Energy prices fluctuated Apr. 9-13 with fast-paced changes in US inventories and political threats to Middle East crude supplies.
The May contract for benchmark US light, sweet crudes fell $2.77 to $61.51/bbl Apr. 9 on the New York Mercantile Exchange following Iran's release of 15 UK sailors and marines. It was the biggest price reduction for a front-month crude contract in 3 months. Yet an Apr. 10 rally in gasoline and heating oil boosted May crude to $61.89/bbl for its first gain in five sessions on NYMEX. The price inched up to $62.01/bbl Apr. 11 as US gasoline stocks fell for the 9th consecutive week, plunging 5.5 million bbl to a below-average level of 333.4 million bbl during the week ended Apr. 6, the lowest level since 2001. The crude price escalated to $63.85/bbl Apr. 12 on evidence that US gasoline inventories had gone from adequate to tight in less than a month. It slipped to $63.63/bbl Apr. 13, resulting in roughly a 1% loss in volatile trading that week.
"The US gasoline crack is taking back its driving position. Demand is holding well. Geopolitics moved to the back seat," said analysts at the Société Générale Group in an Apr. 16 report. Members of the Organization of Petroleum Exporting Countries won't increase supply until crude prices climb above $70/bbl, said Société Générale.
Analysts in the Houston office of Raymond James & Associates Inc. said, "It is not often that a single refinery outage has a material impact on the US oil market, but that is precisely what has happened in the wake of the fire at the Sunray, Tex., refinery. The temporary glut of crude oil at Cushing, Okla., has kept the price of West Texas Intermediate stagnant year-to-date, even as global oil prices surged higher." Valero Energy Corp.'s 158,000 b/d Sunray refinery in the Texas Panhandle is expected to restart this month. Once that happens, Raymond James analysts said, "We believe that WTI prices could rise by up to 10% within the next 6 weeks."
Raymond James analysts said refinery shutdowns have led to a build-up of crude oil in inventory depressed WTI prices compared to Brent Sea crude prices on the London Stock Exchange. "Iran remains a catalyst for high oil prices, however. The country asserts it is enriching uranium on an industrial scale in defiance of global sanctions," they said.
Refinery problems in the Midwest helped inflate the local stock build, while Canadian crude exports to the same area made market prices for WTI "incredibly weak" vs. North Sea Brent crude. The primary problem, said Société Générale was "not enough crude on the Atlantic Basin and too much in Cushing." Crude supplies in Cushing surged by 12% in the week ended Mar. 30.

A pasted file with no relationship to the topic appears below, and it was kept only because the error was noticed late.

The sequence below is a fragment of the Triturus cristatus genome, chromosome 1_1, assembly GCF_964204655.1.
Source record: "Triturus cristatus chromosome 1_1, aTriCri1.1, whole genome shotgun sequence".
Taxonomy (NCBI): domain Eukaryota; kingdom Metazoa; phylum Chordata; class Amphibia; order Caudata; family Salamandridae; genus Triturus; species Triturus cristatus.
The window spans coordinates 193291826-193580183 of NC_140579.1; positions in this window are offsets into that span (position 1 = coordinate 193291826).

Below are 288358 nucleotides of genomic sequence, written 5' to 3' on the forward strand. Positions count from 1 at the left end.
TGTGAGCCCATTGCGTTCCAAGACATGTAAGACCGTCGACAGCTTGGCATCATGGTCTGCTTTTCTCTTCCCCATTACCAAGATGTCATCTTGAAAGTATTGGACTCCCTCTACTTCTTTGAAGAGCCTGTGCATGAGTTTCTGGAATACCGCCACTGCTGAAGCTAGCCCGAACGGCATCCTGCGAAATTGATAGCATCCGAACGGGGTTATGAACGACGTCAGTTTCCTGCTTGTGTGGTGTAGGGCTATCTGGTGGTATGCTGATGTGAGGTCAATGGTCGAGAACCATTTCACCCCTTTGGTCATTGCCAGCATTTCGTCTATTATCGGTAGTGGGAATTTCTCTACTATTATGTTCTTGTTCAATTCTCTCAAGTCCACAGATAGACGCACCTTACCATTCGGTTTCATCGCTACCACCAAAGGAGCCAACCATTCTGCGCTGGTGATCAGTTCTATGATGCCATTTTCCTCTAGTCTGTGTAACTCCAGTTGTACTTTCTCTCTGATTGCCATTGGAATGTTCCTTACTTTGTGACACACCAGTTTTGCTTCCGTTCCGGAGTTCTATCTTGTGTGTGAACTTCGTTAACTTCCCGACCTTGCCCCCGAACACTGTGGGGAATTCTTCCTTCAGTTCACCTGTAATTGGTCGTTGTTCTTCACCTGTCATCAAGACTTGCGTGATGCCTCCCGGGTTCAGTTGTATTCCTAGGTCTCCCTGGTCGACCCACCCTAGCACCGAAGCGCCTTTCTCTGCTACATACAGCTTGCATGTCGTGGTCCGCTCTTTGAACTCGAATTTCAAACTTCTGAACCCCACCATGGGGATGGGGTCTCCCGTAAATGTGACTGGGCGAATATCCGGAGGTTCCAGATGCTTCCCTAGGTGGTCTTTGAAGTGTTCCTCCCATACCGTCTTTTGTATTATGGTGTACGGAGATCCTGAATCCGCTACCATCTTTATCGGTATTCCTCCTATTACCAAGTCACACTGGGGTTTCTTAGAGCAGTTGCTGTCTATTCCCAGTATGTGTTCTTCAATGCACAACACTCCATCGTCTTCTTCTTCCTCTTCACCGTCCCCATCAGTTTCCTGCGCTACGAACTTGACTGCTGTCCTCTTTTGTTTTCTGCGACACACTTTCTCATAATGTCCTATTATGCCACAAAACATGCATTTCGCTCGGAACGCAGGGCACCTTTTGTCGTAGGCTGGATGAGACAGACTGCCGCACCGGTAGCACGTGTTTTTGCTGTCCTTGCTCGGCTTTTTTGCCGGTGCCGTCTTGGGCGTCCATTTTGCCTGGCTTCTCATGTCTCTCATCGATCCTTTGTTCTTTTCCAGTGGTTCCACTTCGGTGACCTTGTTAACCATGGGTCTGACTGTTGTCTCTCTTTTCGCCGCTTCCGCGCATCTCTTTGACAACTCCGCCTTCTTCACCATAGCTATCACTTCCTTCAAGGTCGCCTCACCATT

With the official the start of the summer driving season approaching on May 28, Société Générale analysts were expecting the first seasonal build of gasoline stocks after an "unrealistic" draw of 5 million bbl to 205.2 million bbl during the week ended Mar. 30. Instead, the Energy Information Administration reported Apr. 11 that US gasoline stocks fell for the ninth consecutive week, plunging 5.5 million bbl to a below-average level of 333.4 million bbl during the week ended Apr. 6, the lowest level since 2001.
Commercial US crude inventories increased by 700,000 bbl to 333.4 million bbl during the same period, well below the jump some analysts had expected in the face of recent refining outages. Distillate fuel inventories inched up just 100,000 bbl to 118.1 million bbl, with a modest gain in diesel offsetting a drop in heating oil. Propane and propylene inventories rose 700,000 bbl to 25.8 million bbl in the same week.
Imports of crude into the US fell 441,000 b/d to 9.8 million b/d during that period. However, the input of crude into US refineries increased by 231,000 b/d to 15.1 million b/d, with units operating at 88.4% of capacity. Gasoline production declined to 8.5 million b/d while distillate fuel production increased to 4.2 million b/d.
The International Energy Agency in Paris said Apr. 12 that inventories of crude and petroleum products among member countries of the Organization for Economic Cooperation and Development fell by 80 million bbl in February due to seasonal refinery maintenance in North America.
IEA estimated that members of the Organization of Petroleum Exporting Countries (excluding Iraq and Angola) reduced their total production by 200,000 b/d to 26.5 million b/d in March. That was 1.2 million b/d below September 2006 levels and contributed to declining crude stocks. EIA revised its 2007 "call-on-OPEC" down by 200,000 b/d to 31.5 million b/d.
(Online Apr. 16, 2007; author's e-mail: firstname.lastname@example.org)